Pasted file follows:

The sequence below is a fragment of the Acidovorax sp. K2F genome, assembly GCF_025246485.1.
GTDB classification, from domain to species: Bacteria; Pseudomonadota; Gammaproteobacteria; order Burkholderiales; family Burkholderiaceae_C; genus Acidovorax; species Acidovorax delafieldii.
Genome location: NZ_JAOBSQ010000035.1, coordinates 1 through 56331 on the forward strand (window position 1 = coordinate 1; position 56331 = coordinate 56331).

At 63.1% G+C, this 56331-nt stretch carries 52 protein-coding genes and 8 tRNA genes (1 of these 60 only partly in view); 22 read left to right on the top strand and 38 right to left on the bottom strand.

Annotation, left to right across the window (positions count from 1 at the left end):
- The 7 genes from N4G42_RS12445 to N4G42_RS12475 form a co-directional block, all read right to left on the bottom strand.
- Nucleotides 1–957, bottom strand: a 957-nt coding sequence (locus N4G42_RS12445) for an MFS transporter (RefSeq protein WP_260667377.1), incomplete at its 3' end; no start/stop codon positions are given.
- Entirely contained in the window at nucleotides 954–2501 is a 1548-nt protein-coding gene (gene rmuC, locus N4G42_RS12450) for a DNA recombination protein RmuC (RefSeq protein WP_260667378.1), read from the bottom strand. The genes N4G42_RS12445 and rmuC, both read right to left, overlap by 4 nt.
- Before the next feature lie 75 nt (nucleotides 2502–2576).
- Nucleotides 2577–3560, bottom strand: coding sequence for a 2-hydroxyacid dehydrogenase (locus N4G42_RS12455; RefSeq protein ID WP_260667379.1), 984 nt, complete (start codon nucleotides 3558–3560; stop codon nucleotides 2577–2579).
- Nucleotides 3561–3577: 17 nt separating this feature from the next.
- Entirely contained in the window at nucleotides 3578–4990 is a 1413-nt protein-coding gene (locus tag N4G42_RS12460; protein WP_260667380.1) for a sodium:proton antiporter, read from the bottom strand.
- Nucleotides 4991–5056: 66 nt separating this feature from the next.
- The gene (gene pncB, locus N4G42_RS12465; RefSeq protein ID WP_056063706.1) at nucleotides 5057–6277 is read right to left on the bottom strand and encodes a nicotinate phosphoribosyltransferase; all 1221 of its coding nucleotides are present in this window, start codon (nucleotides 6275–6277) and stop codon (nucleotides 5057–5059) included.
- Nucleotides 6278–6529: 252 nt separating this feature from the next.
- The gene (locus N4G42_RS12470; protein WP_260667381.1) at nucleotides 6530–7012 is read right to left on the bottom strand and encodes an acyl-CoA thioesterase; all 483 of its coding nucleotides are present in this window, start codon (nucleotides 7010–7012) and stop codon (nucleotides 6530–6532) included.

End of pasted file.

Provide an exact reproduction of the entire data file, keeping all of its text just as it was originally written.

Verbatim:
The sequence below is a fragment of the Acidovorax sp. K2F genome, assembly GCF_025246485.1.
GTDB classification, from domain to species: Bacteria; Pseudomonadota; Gammaproteobacteria; order Burkholderiales; family Burkholderiaceae_C; genus Acidovorax; species Acidovorax delafieldii.
Genome location: NZ_JAOBSQ010000035.1, coordinates 1 through 56331 on the forward strand (window position 1 = coordinate 1; position 56331 = coordinate 56331).

At 63.1% G+C, this 56331-nt stretch carries 52 protein-coding genes and 8 tRNA genes (1 of these 60 only partly in view); 22 read left to right on the top strand and 38 right to left on the bottom strand.

Annotation, left to right across the window (positions count from 1 at the left end):
- The 7 genes from N4G42_RS12445 to N4G42_RS12475 form a co-directional block, all read right to left on the bottom strand.
- Nucleotides 1–957, bottom strand: a 957-nt coding sequence (locus N4G42_RS12445) for an MFS transporter (RefSeq protein WP_260667377.1), incomplete at its 3' end; no start/stop codon positions are given.
- Entirely contained in the window at nucleotides 954–2501 is a 1548-nt protein-coding gene (gene rmuC, locus N4G42_RS12450) for a DNA recombination protein RmuC (RefSeq protein WP_260667378.1), read from the bottom strand. The genes N4G42_RS12445 and rmuC, both read right to left, overlap by 4 nt.
- Before the next feature lie 75 nt (nucleotides 2502–2576).
- Nucleotides 2577–3560, bottom strand: coding sequence for a 2-hydroxyacid dehydrogenase (locus N4G42_RS12455; RefSeq protein ID WP_260667379.1), 984 nt, complete (start codon nucleotides 3558–3560; stop codon nucleotides 2577–2579).
- Nucleotides 3561–3577: 17 nt separating this feature from the next.
- Entirely contained in the window at nucleotides 3578–4990 is a 1413-nt protein-coding gene (locus tag N4G42_RS12460; protein WP_260667380.1) for a sodium:proton antiporter, read from the bottom strand.
- Nucleotides 4991–5056: 66 nt separating this feature from the next.
- The gene (gene pncB, locus N4G42_RS12465; RefSeq protein ID WP_056063706.1) at nucleotides 5057–6277 is read right to left on the bottom strand and encodes a nicotinate phosphoribosyltransferase; all 1221 of its coding nucleotides are present in this window, start codon (nucleotides 6275–6277) and stop codon (nucleotides 5057–5059) included.
- Nucleotides 6278–6529: 252 nt separating this feature from the next.
- The gene (locus N4G42_RS12470; protein WP_260667381.1) at nucleotides 6530–7012 is read right to left on the bottom strand and encodes an acyl-CoA thioesterase; all 483 of its coding nucleotides are present in this window, start codon (nucleotides 7010–7012) and stop codon (nucleotides 6530–6532) included.